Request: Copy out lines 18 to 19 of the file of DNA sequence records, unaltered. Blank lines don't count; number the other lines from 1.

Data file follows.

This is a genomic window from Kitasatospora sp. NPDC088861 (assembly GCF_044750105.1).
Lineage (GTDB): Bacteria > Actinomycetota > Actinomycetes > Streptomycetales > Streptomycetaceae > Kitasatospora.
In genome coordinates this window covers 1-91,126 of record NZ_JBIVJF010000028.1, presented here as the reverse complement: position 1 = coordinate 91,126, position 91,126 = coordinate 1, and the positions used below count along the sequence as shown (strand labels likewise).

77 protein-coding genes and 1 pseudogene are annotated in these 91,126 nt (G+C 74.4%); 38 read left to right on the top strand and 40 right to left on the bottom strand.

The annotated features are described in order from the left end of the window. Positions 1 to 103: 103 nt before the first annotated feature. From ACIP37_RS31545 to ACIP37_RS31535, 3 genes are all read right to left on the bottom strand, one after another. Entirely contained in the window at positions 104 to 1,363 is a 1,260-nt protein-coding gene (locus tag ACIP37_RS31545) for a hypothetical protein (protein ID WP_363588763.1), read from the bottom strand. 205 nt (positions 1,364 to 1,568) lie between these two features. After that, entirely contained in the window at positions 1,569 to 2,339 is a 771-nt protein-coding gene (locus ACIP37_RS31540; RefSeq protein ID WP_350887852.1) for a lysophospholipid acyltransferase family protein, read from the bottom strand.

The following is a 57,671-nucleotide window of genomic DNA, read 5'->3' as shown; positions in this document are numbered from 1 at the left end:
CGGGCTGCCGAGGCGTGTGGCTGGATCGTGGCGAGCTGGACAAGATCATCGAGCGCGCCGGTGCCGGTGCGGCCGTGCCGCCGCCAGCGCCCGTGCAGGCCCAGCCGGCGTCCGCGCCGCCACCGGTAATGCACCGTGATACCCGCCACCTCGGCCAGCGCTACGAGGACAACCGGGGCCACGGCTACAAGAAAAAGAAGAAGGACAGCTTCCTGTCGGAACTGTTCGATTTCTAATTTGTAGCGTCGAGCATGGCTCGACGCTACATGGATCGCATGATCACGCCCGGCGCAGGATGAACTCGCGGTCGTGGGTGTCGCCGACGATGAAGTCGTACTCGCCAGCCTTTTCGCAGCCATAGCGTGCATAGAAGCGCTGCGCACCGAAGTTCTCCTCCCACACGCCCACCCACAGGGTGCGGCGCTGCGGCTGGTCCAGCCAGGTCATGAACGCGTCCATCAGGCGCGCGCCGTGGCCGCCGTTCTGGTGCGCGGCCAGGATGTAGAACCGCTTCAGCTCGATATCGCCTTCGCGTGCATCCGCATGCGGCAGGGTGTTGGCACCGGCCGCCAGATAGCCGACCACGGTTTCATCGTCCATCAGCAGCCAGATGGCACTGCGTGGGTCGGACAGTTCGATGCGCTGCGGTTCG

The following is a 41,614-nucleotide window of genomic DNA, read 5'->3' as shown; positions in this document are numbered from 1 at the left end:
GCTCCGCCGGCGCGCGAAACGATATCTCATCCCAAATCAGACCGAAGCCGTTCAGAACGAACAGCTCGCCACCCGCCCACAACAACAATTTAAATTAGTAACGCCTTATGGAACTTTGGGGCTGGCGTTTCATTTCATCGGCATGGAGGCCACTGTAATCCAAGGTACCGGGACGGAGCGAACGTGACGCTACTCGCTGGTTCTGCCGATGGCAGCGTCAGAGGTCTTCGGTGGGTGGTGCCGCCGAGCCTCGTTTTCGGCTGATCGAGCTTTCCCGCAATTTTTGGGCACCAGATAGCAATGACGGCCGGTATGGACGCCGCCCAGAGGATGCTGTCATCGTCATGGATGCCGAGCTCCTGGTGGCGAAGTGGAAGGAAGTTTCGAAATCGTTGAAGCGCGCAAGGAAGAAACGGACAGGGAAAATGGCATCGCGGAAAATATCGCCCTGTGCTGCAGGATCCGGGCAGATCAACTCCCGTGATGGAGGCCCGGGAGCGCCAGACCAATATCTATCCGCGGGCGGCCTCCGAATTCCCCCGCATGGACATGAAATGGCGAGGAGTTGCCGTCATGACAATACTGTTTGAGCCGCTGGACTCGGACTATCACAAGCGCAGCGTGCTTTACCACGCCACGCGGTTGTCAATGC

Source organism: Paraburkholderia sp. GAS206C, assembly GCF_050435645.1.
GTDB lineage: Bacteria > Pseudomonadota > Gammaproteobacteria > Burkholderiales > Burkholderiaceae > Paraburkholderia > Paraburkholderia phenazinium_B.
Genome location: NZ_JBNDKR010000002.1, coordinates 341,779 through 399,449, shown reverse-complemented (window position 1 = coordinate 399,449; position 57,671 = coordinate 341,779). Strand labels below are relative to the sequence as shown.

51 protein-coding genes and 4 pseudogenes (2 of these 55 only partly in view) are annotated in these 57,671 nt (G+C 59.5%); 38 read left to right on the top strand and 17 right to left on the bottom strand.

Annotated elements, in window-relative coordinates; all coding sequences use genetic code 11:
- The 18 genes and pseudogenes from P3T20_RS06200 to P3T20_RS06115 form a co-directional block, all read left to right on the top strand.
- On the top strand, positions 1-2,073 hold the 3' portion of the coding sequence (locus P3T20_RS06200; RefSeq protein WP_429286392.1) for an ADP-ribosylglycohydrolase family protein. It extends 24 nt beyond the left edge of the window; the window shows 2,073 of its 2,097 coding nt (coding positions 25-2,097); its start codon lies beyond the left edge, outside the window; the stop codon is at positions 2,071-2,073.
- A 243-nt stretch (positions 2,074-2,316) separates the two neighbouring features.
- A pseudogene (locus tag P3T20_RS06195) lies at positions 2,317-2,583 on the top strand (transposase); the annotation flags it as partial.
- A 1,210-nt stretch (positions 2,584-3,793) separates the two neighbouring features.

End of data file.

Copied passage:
- A pseudogene (locus tag P3T20_RS06195) lies at positions 2,317-2,583 on the top strand (transposase); the annotation flags it as partial.
- A 1,210-nt stretch (positions 2,584-3,793) separates the two neighbouring features.